Legion

Amherstburg’s veterans’ home: Belle Vue 1946-54

 

(Editor’s Note: This is the tenth in a series of articles regarding the Belle Vue house and its history. Substituting for Debra Honor this month is Paul Hertel. Both are members of the Belle Vue Conservancy.)

 

By Paul Hertel

From 1946 to 1954, Belle Vue served as a veterans’ convalescent home for senior veterans who served in active service for Canada during the Great War, 1914-1918.

As the momentum of World War II shifted towards the Allies after 1943, the Canadian government started thinking about a post-war world, and about new improved services for veterans through the “Veterans Charter”. The past patchwork support for veterans of the Great War was to be remedied. New military hospitals were built with extended physical and emotional rehab support programming to serve returning vets from World War II. As wounded World War II veterans began to overload London’s Westminster hospital services, Belle Vue Veterans’ Home became a new Ontario destination of care for senior veterans of World War 1. As stated publically by an official, “this home will care for veterans who need a home more than active medical care…It will be something of a home for wornout veterans….”

What is the veterans’ home story at Belle Vue? On January 24, 1944, Amherstburg town council passed a resolution supporting the acquisition of the John G. Mullens family Belle Vue property for a convalescent home. On June 12, 1946 the purchase of the property by the Canadian government concluded for the price of $50,000.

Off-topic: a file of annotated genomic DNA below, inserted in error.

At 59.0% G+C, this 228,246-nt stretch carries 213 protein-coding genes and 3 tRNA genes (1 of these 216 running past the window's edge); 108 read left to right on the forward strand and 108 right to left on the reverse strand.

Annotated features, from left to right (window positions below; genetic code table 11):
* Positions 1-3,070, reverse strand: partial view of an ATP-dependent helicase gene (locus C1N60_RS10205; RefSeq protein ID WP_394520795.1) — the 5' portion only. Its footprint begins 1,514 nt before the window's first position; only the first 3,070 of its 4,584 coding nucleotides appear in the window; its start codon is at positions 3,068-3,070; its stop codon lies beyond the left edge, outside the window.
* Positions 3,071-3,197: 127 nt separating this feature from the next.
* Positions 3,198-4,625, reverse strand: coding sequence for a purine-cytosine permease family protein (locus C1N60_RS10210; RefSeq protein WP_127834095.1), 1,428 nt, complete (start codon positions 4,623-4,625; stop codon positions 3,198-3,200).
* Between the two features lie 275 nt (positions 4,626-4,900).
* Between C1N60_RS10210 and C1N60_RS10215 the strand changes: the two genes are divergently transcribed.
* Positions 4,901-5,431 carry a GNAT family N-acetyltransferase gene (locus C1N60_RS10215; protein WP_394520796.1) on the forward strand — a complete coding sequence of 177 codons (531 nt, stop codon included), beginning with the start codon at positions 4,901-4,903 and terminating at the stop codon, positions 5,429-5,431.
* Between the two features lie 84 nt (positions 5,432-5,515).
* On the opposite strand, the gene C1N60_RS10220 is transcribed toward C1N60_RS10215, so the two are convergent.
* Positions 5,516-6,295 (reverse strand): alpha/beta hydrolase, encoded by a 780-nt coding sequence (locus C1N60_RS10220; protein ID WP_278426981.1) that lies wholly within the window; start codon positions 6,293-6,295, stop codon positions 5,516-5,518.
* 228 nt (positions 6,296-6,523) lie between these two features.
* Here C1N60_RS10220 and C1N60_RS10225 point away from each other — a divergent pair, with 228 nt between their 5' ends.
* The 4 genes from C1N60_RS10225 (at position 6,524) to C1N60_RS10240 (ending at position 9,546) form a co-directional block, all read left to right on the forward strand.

A Legion Flag Presentation Ceremony took place at Belle Vue Sunday May 15 1949. The flag was donated by Great Lakes Command branch of Canadian Legion. Foreground (from left): H. Boase, Commander of District 1 Canadian Legion; A.E. Potter, original Belle Vue veteran, chair of patients committee; J. Earl McQueen. Background: Belle Vue veterans. The Belle Vue flag pole was originally part of the decommissioned Corvette K176 Kamloops. It was donated and installed by J. Earl McQueen Marine in mid-November 1947.
(Photo courtesy of the Marsh Historical Collection)

Major Gavin A. Greig was appointed the administrator, moved to Amherstburg, and began to ready the site for occupation by veterans, including the hiring of local personnel. Greig and his wife had a separate residence on site, a white two-storey frame house which still exists. Greig contributed to the public life of the town during his tenure, serving on a civil defence committee, a war memorial site committee, legion liaison, and as a service club member.

The home accepted the transfer of eleven veterans on July 29 1947. A formal opening ceremony followed on August 9, 1947. The residents annually selected their own home committee to offer opinions and recommendations to the administration. Local legion branches in Amherstburg and Essex County provided support through entertainment, and Christmas cheer. Summer time events included musical concerts.

The spike in Canada’s post-war veterans’ services declined dramatically by the mid-1950s. Consolidation and downsizing became the order of the day for the Department of Veterans Affairs, and included Belle Vue. With little advance public notice, the home was formally closed in October 1954. All remaining veteran residents were relocated to the Westminster hospital site in London. The property was then declared surplus and sold.

Who were “the old sweats,” the veterans who made Belle Vue their home? The Belle Vue Conservancy supports historical research into the veterans’ home years to fill a gap in the history of the heritage site. On-going research for family records, photos, and stories is now occurring. This knowledge adds Canadian military and institutional provenance to the building and the site.

One research strand includes the names and final resting places of these veterans. Amherstburg’s Rose Hill Cemetery and Windsor Grove Cemetery are the final resting place for some “old sweats”.

As we prepare for Remembrance Day this year, the “old sweats” of Belle Vue should be included in our thoughts.